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Understanding The Big Picture

By: David Freedman, CEO

We live in an age of specialization. As you work your way through school you develop a major, maybe marketing or computer science or accounting and then you’re on your way to becoming a specialist. Once you join the work force you are pushed to further specialize; the accounting major goes in to tax, or financial planning, general accounting, budgeting or a host of other specialized areas that require greater in depth knowledge of one specific area. Marketers go into online advertising, website design, TV ads, etc. While having people with this level of specialized knowledge is important in today’s complex business environment, I believe it is equally important for everyone in an organization to understand the big picture. Why do you need to understand the big picture? That is a really good question.

The big picture encompasses all aspects of a business. It includes costs; things like aviation fuel, aircraft repair, computer and camera expenses, software, insurance, rent, and of course people costs. Those are things that everyone can conceptualize and understand but there are literally hundreds of other items that affect cost that you might not think about when you consider what drives your company. Some examples include; employee training, attendance at trade shows, the cost of government filings, aircraft maintenance manuals, etc. Any one of these items can cost thousands of dollars and could be the difference between making money or going out of business.

Cost is just one aspect of the big picture. Another critical element is revenue. Our business earns revenue from three different business lines; Imaging, CLI reports, and Aircraft Maintenance. In order to figure out what to charge our customers, we need to calculate our costs for a project and add enough to cover the big picture in related costs so that the project is profitable. Pricing for the imaging business includes things like; estimated flight times, computer related costs, and people related processing costs. If we estimate that a project will take 20 hours of flight time but issues around weather and reflights actually drive that time to 30 hours we could end up losing money on that project. Another element of pricing is what competitors charge. In many cases, market price also drives pricing. If the average aircraft repair shop charges $80.00 per hour for labor, it is hard to attract customers if you are charging $140.00 per hour. How do you know if what you are charging is enough to make a profit and at the same time bring enough revenue in to support the business? That is another really good question.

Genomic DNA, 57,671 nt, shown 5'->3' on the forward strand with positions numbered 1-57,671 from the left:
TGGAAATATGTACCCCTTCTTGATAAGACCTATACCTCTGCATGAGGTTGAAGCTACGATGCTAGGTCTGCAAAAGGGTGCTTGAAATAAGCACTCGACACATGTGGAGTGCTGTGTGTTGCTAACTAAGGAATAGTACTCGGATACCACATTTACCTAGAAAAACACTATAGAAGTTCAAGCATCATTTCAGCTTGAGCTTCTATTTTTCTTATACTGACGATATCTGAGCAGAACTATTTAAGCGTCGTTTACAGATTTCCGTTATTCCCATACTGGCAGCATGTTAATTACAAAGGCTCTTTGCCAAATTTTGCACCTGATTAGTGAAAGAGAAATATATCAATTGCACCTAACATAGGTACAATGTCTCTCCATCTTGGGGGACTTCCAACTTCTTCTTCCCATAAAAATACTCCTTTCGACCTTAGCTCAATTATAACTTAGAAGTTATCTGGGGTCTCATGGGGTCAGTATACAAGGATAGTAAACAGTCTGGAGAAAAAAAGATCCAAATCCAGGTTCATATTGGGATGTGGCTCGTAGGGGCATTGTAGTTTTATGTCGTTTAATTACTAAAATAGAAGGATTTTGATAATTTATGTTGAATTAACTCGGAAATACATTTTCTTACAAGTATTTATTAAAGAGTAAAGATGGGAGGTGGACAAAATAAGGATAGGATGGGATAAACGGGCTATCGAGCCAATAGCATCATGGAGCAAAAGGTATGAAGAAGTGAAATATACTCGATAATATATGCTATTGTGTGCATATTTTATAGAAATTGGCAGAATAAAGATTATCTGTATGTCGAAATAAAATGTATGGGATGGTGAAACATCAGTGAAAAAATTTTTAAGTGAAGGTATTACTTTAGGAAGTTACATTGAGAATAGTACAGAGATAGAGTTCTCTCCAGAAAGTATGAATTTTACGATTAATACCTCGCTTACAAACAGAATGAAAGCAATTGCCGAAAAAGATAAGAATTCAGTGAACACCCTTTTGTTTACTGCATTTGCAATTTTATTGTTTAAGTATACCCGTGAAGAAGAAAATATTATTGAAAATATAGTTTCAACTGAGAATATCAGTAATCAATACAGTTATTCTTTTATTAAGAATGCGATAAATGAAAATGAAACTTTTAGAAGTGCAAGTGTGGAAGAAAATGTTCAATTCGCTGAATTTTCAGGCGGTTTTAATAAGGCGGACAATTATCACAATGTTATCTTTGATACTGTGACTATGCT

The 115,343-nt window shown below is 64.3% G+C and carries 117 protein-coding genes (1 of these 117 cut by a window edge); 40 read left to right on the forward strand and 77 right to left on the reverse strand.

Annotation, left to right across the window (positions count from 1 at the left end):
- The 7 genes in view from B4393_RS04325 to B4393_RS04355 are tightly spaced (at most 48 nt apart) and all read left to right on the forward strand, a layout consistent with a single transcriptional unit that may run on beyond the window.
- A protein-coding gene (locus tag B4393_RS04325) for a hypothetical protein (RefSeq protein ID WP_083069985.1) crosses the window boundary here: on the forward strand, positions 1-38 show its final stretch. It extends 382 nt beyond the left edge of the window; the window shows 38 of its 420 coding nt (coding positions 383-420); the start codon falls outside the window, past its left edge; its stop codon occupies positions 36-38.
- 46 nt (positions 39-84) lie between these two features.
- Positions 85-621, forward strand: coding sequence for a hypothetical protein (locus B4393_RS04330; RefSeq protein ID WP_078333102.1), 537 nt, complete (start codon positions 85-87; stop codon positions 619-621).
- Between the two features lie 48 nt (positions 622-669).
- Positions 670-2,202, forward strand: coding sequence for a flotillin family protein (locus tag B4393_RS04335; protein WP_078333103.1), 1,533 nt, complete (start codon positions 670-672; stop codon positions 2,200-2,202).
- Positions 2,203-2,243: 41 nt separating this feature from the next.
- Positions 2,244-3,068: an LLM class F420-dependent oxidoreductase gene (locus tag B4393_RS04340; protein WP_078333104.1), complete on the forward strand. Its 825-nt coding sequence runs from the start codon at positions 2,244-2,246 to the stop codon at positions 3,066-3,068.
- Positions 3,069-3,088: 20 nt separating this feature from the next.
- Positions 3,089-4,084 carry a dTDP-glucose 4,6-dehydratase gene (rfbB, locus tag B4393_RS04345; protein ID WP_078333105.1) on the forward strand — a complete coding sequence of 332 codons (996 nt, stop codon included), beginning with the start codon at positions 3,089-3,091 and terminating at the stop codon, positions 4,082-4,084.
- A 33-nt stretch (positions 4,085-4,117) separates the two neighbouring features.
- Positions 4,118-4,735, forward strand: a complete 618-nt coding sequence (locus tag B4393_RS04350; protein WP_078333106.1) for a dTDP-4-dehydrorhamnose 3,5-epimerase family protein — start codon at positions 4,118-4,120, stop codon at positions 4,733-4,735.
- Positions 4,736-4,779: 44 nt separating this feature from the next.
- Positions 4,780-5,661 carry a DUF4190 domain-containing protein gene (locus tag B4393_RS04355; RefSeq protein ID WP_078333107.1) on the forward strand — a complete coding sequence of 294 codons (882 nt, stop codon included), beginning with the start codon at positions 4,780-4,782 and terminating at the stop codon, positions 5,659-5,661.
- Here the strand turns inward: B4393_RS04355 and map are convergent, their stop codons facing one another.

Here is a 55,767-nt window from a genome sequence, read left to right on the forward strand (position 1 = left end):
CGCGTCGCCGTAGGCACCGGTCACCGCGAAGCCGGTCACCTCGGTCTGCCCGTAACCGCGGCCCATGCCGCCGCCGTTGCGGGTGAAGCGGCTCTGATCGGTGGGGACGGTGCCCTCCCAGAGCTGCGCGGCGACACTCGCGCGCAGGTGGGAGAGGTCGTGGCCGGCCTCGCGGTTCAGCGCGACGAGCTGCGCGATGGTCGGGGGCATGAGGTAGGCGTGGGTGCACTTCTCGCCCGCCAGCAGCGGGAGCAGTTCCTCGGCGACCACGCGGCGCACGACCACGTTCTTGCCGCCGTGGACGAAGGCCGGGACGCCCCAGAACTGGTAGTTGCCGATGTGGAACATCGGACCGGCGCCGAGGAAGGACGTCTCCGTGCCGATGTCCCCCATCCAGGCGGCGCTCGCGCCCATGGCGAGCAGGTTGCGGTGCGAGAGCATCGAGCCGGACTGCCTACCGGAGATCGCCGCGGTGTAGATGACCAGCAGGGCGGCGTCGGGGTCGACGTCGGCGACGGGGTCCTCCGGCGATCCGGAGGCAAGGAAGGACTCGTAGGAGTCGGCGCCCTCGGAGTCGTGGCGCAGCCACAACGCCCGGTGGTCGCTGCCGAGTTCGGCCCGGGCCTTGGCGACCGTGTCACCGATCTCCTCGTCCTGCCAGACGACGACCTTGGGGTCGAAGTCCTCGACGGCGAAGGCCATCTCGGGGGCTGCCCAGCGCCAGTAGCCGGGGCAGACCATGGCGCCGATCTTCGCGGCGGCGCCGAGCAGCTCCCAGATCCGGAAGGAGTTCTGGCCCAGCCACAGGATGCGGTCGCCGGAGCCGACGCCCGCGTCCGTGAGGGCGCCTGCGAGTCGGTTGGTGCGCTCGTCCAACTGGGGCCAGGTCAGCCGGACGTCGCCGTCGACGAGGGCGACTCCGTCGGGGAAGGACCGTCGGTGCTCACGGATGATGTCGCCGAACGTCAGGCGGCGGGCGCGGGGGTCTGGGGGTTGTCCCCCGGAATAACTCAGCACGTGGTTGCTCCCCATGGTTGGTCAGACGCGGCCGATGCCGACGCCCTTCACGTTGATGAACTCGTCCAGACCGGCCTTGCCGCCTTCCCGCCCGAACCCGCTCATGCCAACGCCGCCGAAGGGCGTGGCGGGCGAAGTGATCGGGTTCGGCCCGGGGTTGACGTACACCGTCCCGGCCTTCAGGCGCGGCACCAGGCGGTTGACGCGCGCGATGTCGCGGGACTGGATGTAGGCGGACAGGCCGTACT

The answer to that question is The Bottom Line. When looking at a financial statement, all of the components of the business are reflected in the revenue, and costs show up in the bottom line. If you continually lose money the business will not survive. If you charge too much to be competitive your revenue will erode and the business will have to cut back. Having the right mix of profitability is critical to the long term health of the business and also to having adequate funds to invest in the future of the business. Without investments in technology, business development and people, there can be no growth. That is why it is critical for all employees to understand the big picture and to do that they need to understand the bottom line.

So when I hear someone say all you care about is the Bottom Line, I am happy because they understand that I care about the entire business and the people that work there. I am focused on the growth and survival of the business, the protection of their jobs, and the creation of new ones.